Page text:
TRAVEL - Rayner-rated hotel in ideal spot to explore the Lakes

Grasmere in winter
Grasmere in winter

Nothing quite beats the winter blues like escaping them, as RUBY KITCHEN discovers on a weekend trip to the village of Grasmere in the South Lakes.

Nestled in a valley at the foot of some of the Lakes’ most formidable fells, the picturesque village of Grasmere offers the perfect grey slate retreat.

Just a dusting of early morning frost takes this Lakes’ scene straight from a Grimm’s fairy tale, ice capped peaks surrounding a picture perfect gingerbread village.

Quaint, captivating and utterly charming, Grasmere is perfectly situated for exploring the wider southern lakes - or waters - of Windermere and Coniston. And while Grasmere has a growing a reputation on the tourist trail, and can be bustling in summer with keen fell walkers, it’s this time of year that’s best for a visit. Crystal waters, icy air, a glut of gift shops and tea rooms, yet without the bustle that accompanies some of the bigger towns of nearby Ambleside and Hawkshead.

The Lakes must surely house one of the best selections of quality accommodation in the north of England, with an array of luxury and boutique hotels to rival some good sized cities. But what sets the 14-room characterful Oak Bank Hotel in Grasmere that bit apart is the services of a passionate chef.

Darren Comish, enthusiastically reviewed by Jay Rayner a year ago, fought his way through to the Masterchef finals in December and is still now only just becoming discovered in the wider world.

He may have lost his footing in the final round but, with a meticulous dedication to detail, this hugely talented young chef will go far.

His attentive style became immediately apparent in our visit to the Oak Bank’s Dining Room, £38 for three courses.

To start; a quail ravioli in a delicate consomme, and a teriyaki mackerel with avocado relish and a cashew crumble. Everything on the plate, light and creamy versus crisp and sweet, was picked in perfect balance. My partner’s main, a saddle of local red deer, rich and tender, was well matched with ossu bucco, autumn vegetables and a juniper jus. When faced with the inventive menu, I had gone for what looked like the simple option - a selection of rare breed pork.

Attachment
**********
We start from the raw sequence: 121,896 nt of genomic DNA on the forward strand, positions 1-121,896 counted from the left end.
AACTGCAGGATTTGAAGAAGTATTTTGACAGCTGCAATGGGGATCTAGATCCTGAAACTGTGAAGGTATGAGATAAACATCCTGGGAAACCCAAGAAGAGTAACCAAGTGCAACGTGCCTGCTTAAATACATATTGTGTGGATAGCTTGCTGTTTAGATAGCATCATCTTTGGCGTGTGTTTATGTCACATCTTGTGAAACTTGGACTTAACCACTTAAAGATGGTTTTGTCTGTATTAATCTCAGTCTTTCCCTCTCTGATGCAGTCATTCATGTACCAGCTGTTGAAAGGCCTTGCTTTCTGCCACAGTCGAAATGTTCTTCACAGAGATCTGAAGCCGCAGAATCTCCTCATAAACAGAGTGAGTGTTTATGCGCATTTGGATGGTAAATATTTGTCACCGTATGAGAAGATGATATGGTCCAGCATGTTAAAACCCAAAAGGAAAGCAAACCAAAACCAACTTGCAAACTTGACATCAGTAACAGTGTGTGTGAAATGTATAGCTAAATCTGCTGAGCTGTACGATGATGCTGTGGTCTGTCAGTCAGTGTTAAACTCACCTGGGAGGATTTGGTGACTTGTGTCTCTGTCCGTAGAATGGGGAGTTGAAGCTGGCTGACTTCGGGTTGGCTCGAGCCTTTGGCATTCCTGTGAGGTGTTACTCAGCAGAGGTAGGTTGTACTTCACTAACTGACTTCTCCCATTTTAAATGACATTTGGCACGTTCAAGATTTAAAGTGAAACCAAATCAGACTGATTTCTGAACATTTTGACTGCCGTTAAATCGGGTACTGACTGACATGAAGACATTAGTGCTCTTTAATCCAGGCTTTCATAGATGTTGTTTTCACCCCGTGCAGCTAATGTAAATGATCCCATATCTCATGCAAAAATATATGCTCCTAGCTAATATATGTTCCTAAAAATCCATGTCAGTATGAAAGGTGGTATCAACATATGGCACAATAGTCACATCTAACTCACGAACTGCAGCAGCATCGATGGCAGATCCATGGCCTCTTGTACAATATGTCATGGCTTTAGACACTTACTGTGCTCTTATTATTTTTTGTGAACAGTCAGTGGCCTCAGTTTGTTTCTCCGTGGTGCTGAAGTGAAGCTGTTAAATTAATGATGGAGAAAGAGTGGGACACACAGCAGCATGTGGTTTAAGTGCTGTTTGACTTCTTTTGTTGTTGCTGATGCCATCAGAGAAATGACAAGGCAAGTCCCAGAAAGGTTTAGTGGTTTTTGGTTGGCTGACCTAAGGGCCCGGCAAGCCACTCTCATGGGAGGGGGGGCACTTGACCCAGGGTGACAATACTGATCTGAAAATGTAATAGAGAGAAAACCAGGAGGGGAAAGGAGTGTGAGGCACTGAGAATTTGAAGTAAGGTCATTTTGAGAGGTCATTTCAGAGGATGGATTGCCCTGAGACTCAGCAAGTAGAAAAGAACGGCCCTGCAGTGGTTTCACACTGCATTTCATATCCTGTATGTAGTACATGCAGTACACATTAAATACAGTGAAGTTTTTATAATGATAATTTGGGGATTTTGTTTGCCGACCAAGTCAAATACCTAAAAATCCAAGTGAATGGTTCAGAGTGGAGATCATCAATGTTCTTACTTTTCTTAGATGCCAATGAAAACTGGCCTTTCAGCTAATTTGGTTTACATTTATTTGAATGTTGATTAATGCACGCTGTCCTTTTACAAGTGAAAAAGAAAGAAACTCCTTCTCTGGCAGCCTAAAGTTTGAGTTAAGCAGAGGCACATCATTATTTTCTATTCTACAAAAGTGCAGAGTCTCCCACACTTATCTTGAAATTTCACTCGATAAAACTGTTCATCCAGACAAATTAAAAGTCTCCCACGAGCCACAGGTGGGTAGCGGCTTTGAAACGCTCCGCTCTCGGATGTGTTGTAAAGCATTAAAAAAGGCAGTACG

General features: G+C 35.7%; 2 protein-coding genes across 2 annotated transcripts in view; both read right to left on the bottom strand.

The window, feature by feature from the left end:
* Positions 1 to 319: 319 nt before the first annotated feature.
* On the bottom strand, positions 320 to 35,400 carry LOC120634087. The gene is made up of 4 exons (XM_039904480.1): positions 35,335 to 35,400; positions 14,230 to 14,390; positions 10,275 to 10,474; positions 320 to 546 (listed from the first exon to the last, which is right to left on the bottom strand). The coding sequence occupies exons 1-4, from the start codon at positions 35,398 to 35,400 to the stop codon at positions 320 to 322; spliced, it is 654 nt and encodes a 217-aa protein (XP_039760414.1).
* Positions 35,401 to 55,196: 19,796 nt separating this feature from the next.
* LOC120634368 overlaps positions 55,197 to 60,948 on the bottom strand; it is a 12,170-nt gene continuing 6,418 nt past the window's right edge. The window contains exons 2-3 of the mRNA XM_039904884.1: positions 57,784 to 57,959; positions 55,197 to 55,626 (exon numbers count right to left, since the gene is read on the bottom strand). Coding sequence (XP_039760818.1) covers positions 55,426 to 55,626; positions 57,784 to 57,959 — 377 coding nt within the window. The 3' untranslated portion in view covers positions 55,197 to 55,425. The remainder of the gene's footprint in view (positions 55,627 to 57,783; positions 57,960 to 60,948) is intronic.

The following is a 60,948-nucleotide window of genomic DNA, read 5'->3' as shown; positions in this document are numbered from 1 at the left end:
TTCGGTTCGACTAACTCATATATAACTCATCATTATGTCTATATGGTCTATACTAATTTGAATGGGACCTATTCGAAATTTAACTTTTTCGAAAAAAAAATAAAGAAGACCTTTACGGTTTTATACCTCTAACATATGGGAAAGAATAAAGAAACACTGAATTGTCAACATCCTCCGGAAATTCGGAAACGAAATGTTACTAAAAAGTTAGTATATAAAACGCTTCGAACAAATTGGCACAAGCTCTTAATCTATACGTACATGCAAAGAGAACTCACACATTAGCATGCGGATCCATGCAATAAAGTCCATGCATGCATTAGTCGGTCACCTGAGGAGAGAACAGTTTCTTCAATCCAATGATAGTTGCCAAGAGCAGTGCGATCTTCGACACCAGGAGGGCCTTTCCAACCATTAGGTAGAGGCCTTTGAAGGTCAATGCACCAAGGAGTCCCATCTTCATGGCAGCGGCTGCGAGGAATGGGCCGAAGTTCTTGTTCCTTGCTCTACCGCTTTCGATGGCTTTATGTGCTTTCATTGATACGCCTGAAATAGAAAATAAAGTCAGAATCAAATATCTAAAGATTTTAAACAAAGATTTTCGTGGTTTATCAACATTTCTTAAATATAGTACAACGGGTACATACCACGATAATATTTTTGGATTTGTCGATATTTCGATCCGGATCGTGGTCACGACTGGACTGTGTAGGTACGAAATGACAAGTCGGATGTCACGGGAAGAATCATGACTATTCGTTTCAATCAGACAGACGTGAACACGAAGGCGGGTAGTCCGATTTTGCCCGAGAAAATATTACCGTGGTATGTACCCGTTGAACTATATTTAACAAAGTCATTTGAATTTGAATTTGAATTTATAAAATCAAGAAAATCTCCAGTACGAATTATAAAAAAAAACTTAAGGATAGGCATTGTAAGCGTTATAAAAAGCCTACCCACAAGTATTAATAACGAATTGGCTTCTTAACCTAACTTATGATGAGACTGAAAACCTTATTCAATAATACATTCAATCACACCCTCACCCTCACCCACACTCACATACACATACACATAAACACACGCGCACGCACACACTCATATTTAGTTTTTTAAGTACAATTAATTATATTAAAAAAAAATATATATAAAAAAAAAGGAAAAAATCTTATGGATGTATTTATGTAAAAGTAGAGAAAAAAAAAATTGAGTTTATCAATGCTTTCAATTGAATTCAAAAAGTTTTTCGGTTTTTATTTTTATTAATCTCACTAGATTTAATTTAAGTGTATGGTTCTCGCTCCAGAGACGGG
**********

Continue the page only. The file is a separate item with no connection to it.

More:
This now signature dish, such a favourite with the Guardian’s critic, came with meaty expectations and did not disappoint. But this was not a simple option. Delicate, distinctive and meticulously prepared, every new inch of the dish housed a dollop of something delicious to complement the next carefully crafted forkful. It’s immediately clear that an enormous amount of thought has gone into this course, as perfectly tender pieces of pork, cheek, belly, and liver sit aside creamed potatoes, a scoop of savoy cabbage, apples, onions, crackling and a xeres jus.

Then the desserts arrive. First, a wonderfully tangy pina colada pineapple cheesecake with coconut sorbet and a pineapple souffle. And then the world’s prettiest pudding; an apple and vanilla patisserie mille feuille served with salty caramel popcorn, sharp apple sorbet and the most perfectly miniature toffee apple. It seems a shame to break it, but it’s delicious when I do.

With such a surprise talent hidden within, the Oak Bank Hotel has much to offer. And with rooms starting at £86, it’s not too splashy either.

WHERE TO STAY The Oak Bank Hotel, Grasmere -

WHERE TO GO Dove Cottage and the Wordsworth Museum, former home of William Wordsworth - Grasmere Gingerbread - Perhaps the world’s most famous gingerbread, still baked in the tiny little cottage where the story began in 1854. Heaton Cooper Studio - featuring the work of painter Alfred Heaton Cooper along with artist son William Heaton Cooper - Enjoy a cruise on Lake Windermere -